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Barnes v. Fischer

United States District Court, N.D. New York

September 22, 2014

JESSIE J. BARNES, Plaintiff,
v.
BRIAN FISCHER, et al., Defendants.

JESSIE J. BARNES Plaintiff, Pro Se, Malone, New York.

ERIC T. SCHNEIDERMAN, Attorney General of the State of New York, MELISSA A. LATINO, ESQ., Assistant Attorney General, Albany, New York, Attorney for Defendants.

REPORT-RECOMMENDATION and ORDER

RANDOLPH F. TREECE, Magistrate Judge.

Pro se Plaintiff Jessie Barnes brings this civil rights action, pursuant to 42 U.S.C. § 1983, alleging various violations of his rights under the First, Eighth, and Fourteenth Amendments to the United States Constitution. Dkt. No. 1, Compl. Barnes initially sued sixty-seven individual Defendants on various theories of liability, including, but not limited to, allegations that excessive force was used against him at Upstate Correctional Facility on nine different occasions, various Defendants failed to protect him and/or intervene on his behalf, while others exhibited deliberate medical indifference, violated his due process rights, retaliated against him, and failed to train and/or supervise. See generally id. [1] Three of the Defendants, Brian Fischer, former-Commissioner of the Department of Corrections and Community Supervision ("DOCCS"), Joseph Bellinier, Deputy Commissioner of DOCCS, and Albert Prack, Director of Special Housing Unit Programs, have moved to dismiss the Complaint, pursuant to Federal Rule of Civil Procedure 12(b)(6). Dkt. No. 94. Plaintiff opposes the Motion. Dkt. Nos. 124, 129, & 130. An Answer to the Complaint was filed on behalf of the remaining Defendants, Dkt. No. 95, and, upon that filing, this Court issued a Mandatory Pretrial Discovery and Scheduling Order, Dkt. No. 97.[2] Also pending before the Court is Plaintiff's Motion to Amend the Complaint, Dkt. No. 144, which Defendants oppose, Dkt. No. 150. For the reasons that follow, it is ordered that Plaintiff's Motion to Amend is granted in part and denied in part and it is recommended that Defendants' Partial Motion to Dismiss be granted in part and denied in part.[3]

I. PLAINTIFF'S MOTION TO AMEND

The filing of amended and supplemental pleadings is governed by Rule 15 of the Federal Rules of Civil Procedure. FED. R. CIV. P. 15. Rule 15(a) states that leave to amend shall be freely given "when justice so requires." See Foman v. Davis, 371 U.S. 178, 182 (1962); Manson v. Stacescu, 11 F.3d 1127, 1133 (2d Cir. 1993). The Supreme Court has stated:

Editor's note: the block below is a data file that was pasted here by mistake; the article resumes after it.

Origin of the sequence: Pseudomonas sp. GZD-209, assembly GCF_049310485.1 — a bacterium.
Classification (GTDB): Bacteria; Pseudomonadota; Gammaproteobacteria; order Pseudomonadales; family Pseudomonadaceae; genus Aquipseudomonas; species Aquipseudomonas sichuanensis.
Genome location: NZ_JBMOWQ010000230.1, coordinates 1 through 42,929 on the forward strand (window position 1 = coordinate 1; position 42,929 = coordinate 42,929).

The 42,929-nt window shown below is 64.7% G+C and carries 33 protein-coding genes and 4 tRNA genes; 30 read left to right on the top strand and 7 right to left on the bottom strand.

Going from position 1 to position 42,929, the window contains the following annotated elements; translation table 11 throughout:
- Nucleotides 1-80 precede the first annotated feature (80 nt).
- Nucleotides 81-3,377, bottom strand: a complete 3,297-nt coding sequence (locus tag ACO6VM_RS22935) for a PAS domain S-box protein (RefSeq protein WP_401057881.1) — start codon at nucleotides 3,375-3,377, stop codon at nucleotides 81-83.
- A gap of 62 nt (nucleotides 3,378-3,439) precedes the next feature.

In the absence of any apparent or declared reason - such as undue delay, bad faith or dilatory motive on the part of the movant, repeated failure to cure deficiencies by amendments previously allowed, undue prejudice to the opposing party by virtue of allowance of the amendment, futility of amendment, etc. - the leave sought should... be "freely given."

Foman v. Davis, 371 U.S. at 182.

An amendment to a pleading is futile if the proposed claim could not withstand a motion to dismiss pursuant to Federal Rule of Civil Procedure 12(b)(6). See Dougherty v. North Hempstead Bd. of Zoning Appeals, 282 F.3d 83, 88 (2d Cir. 2002); Health-Chem Corp. v. Baker, 915 F.2d 805, 810 (2d Cir. 1990) (noting that where "there is no merit in the proposed amendments, leave to amend should be denied."). The decision to grant or deny a motion to amend or supplement is committed to the sound discretion of the trial court, and the court's decision is not subject to review on appeal except for abuse of discretion. See Fielding v. Tollaksen, 510 F.3d 175, 179 (2d Cir. 2007).

By his Motion, Plaintiff states that he seeks to amend his original Complaint in eight respects. Dkt. No. 144, Notice of Mot., at pp. 1-2. Plaintiff describes the proposed amendments in the following terms:

1. Removal of excessive rubbish claims from original complaint;
2. Shorten amended complaint to 147 paragraph from 159 paragraphs of original complaint;
3. Remove John Doe Defendants and add parties Johnson, Michael Albert, Norcross, Leon Tuper, and Jeffrey Clark ¶-43 of May 19, 2011 incident;
4. Add A. Lashway to Aug. 23, 2011 incident at ¶-54;
5. Add deliberate indifference claim [against] Defendant Rock ...

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